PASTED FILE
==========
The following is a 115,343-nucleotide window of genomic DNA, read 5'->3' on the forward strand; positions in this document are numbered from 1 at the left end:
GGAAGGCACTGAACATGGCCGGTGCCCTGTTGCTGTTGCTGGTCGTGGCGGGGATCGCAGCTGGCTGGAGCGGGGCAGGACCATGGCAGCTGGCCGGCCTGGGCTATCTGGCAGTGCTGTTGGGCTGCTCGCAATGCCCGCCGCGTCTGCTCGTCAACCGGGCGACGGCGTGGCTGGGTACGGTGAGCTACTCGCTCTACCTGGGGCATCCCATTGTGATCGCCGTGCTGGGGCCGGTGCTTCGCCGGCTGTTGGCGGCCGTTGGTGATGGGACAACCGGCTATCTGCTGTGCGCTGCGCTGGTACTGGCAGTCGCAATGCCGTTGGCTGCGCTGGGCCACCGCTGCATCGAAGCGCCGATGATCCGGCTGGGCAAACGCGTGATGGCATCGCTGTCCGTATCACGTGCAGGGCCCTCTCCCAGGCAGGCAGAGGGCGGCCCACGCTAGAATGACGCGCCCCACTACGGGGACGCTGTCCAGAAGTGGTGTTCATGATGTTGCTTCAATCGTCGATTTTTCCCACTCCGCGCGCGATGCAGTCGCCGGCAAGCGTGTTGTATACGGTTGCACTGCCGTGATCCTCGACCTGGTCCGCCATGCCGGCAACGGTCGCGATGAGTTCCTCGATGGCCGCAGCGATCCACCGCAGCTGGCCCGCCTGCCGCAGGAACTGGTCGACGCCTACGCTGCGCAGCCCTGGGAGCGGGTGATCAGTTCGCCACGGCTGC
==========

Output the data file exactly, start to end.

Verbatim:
The following is a 115,343-nucleotide window of genomic DNA, read 5'->3' on the forward strand; positions in this document are numbered from 1 at the left end:
GGAAGGCACTGAACATGGCCGGTGCCCTGTTGCTGTTGCTGGTCGTGGCGGGGATCGCAGCTGGCTGGAGCGGGGCAGGACCATGGCAGCTGGCCGGCCTGGGCTATCTGGCAGTGCTGTTGGGCTGCTCGCAATGCCCGCCGCGTCTGCTCGTCAACCGGGCGACGGCGTGGCTGGGTACGGTGAGCTACTCGCTCTACCTGGGGCATCCCATTGTGATCGCCGTGCTGGGGCCGGTGCTTCGCCGGCTGTTGGCGGCCGTTGGTGATGGGACAACCGGCTATCTGCTGTGCGCTGCGCTGGTACTGGCAGTCGCAATGCCGTTGGCTGCGCTGGGCCACCGCTGCATCGAAGCGCCGATGATCCGGCTGGGCAAACGCGTGATGGCATCGCTGTCCGTATCACGTGCAGGGCCCTCTCCCAGGCAGGCAGAGGGCGGCCCACGCTAGAATGACGCGCCCCACTACGGGGACGCTGTCCAGAAGTGGTGTTCATGATGTTGCTTCAATCGTCGATTTTTCCCACTCCGCGCGCGATGCAGTCGCCGGCAAGCGTGTTGTATACGGTTGCACTGCCGTGATCCTCGACCTGGTCCGCCATGCCGGCAACGGTCGCGATGAGTTCCTCGATGGCCGCAGCGATCCACCGCAGCTGGCCCGCCTGCCGCAGGAACTGGTCGACGCCTACGCTGCGCAGCCCTGGGAGCGGGTGATCAGTTCGCCACGGCTGC